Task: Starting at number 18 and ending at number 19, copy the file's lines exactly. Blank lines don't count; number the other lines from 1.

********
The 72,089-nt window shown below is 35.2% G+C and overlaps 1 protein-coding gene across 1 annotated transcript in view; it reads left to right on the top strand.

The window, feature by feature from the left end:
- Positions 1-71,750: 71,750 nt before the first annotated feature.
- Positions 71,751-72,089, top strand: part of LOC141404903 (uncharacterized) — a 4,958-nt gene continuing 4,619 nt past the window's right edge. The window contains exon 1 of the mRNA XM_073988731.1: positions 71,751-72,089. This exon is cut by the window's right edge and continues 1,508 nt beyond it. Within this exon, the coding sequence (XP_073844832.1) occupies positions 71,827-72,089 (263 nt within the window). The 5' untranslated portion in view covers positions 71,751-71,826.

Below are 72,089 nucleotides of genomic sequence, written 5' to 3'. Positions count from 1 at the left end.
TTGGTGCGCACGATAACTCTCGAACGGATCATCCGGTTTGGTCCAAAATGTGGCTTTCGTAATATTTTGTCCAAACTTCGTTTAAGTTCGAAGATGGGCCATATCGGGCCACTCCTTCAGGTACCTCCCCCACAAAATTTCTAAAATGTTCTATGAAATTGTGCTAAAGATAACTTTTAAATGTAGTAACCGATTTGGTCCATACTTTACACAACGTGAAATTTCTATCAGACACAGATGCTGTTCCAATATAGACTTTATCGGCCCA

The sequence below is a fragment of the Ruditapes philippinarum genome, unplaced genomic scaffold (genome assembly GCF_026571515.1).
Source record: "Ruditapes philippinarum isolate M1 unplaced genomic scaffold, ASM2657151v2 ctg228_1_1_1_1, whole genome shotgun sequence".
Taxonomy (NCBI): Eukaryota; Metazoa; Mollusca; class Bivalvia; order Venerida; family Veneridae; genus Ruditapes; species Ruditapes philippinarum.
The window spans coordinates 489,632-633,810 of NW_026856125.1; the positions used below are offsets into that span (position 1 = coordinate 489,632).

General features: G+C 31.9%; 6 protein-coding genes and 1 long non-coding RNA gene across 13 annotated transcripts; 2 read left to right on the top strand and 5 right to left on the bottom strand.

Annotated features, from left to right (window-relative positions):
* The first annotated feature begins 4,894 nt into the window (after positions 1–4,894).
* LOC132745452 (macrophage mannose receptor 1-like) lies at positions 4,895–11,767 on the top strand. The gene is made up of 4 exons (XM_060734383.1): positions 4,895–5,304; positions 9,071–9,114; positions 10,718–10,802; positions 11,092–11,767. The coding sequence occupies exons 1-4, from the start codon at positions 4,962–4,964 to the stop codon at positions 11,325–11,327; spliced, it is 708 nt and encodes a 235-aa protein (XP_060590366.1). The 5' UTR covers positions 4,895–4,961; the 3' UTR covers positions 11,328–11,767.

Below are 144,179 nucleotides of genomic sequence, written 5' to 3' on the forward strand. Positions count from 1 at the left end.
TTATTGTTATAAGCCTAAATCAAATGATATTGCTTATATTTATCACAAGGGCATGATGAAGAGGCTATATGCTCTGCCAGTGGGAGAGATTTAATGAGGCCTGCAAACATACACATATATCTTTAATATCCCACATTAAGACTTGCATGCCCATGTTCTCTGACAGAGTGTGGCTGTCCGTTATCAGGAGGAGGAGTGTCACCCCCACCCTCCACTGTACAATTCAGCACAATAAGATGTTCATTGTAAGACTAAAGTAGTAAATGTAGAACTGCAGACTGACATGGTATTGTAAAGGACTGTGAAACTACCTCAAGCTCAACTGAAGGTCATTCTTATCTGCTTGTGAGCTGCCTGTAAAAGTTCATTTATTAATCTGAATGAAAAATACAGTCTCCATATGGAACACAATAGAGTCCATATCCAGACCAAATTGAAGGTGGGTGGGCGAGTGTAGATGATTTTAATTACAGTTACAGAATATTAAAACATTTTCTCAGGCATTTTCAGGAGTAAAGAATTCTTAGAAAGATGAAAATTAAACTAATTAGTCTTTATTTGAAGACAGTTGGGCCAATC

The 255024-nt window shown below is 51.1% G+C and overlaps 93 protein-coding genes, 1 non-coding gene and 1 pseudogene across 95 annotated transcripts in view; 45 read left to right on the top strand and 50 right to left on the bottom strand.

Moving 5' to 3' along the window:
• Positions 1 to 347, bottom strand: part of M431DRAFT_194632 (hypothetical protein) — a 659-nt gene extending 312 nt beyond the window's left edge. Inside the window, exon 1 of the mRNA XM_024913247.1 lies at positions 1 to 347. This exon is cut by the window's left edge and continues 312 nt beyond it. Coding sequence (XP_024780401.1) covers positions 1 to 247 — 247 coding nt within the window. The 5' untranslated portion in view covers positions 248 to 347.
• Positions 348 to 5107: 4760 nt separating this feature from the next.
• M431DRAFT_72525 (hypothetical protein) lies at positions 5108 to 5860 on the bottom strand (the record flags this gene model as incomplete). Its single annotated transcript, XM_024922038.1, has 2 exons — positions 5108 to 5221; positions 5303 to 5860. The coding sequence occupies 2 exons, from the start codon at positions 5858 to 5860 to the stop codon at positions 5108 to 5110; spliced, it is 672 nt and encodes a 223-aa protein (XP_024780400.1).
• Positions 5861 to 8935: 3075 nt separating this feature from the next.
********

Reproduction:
Moving 5' to 3' along the window:
• Positions 1 to 347, bottom strand: part of M431DRAFT_194632 (hypothetical protein) — a 659-nt gene extending 312 nt beyond the window's left edge. Inside the window, exon 1 of the mRNA XM_024913247.1 lies at positions 1 to 347. This exon is cut by the window's left edge and continues 312 nt beyond it. Coding sequence (XP_024780401.1) covers positions 1 to 247 — 247 coding nt within the window. The 5' untranslated portion in view covers positions 248 to 347.